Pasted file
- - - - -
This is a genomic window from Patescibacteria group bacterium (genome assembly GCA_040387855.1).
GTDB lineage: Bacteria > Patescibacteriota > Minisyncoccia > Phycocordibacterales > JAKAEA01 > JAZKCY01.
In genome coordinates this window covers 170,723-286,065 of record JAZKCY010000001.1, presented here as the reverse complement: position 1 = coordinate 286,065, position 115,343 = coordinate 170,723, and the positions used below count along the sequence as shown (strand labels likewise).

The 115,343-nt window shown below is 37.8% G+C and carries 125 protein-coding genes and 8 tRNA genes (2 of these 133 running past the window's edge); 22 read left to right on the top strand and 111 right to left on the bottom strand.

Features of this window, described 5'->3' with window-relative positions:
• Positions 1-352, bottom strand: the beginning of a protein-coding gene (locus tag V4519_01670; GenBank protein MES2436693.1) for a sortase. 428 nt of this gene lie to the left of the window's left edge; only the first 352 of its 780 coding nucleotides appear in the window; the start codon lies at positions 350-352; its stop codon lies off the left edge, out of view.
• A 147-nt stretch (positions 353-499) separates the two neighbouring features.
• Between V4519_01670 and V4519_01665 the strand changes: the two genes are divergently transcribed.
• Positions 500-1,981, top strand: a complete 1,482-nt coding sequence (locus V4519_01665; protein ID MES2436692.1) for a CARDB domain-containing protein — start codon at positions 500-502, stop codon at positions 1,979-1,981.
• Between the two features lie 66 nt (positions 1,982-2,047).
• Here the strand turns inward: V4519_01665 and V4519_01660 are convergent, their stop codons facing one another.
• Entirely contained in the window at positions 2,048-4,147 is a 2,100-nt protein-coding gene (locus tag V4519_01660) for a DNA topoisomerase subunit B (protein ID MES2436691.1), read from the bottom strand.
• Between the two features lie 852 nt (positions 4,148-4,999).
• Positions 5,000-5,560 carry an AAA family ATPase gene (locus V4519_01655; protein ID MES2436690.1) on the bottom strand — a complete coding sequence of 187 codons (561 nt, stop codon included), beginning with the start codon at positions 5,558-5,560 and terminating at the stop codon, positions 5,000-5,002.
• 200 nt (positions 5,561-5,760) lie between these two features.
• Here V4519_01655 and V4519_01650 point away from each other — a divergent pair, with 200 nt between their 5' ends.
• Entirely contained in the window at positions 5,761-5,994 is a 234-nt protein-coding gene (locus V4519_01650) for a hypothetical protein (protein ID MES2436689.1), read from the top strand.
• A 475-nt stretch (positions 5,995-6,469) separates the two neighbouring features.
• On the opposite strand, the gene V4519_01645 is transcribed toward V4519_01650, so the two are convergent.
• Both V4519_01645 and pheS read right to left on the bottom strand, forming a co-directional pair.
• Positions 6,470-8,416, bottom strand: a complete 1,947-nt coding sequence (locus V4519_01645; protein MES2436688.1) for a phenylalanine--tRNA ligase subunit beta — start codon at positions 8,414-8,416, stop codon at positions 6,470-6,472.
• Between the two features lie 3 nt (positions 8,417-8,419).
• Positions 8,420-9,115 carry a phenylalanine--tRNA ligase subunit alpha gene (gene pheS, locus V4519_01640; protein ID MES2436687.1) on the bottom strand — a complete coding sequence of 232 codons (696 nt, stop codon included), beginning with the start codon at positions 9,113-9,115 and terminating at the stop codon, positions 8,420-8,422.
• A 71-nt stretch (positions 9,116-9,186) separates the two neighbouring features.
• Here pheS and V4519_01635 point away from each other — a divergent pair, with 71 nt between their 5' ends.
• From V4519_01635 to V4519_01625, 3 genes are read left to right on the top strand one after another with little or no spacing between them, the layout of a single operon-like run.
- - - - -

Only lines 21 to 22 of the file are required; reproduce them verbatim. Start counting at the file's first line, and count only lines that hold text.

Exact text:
• Positions 6,470-8,416, bottom strand: a complete 1,947-nt coding sequence (locus V4519_01645; protein MES2436688.1) for a phenylalanine--tRNA ligase subunit beta — start codon at positions 8,414-8,416, stop codon at positions 6,470-6,472.
• Between the two features lie 3 nt (positions 8,417-8,419).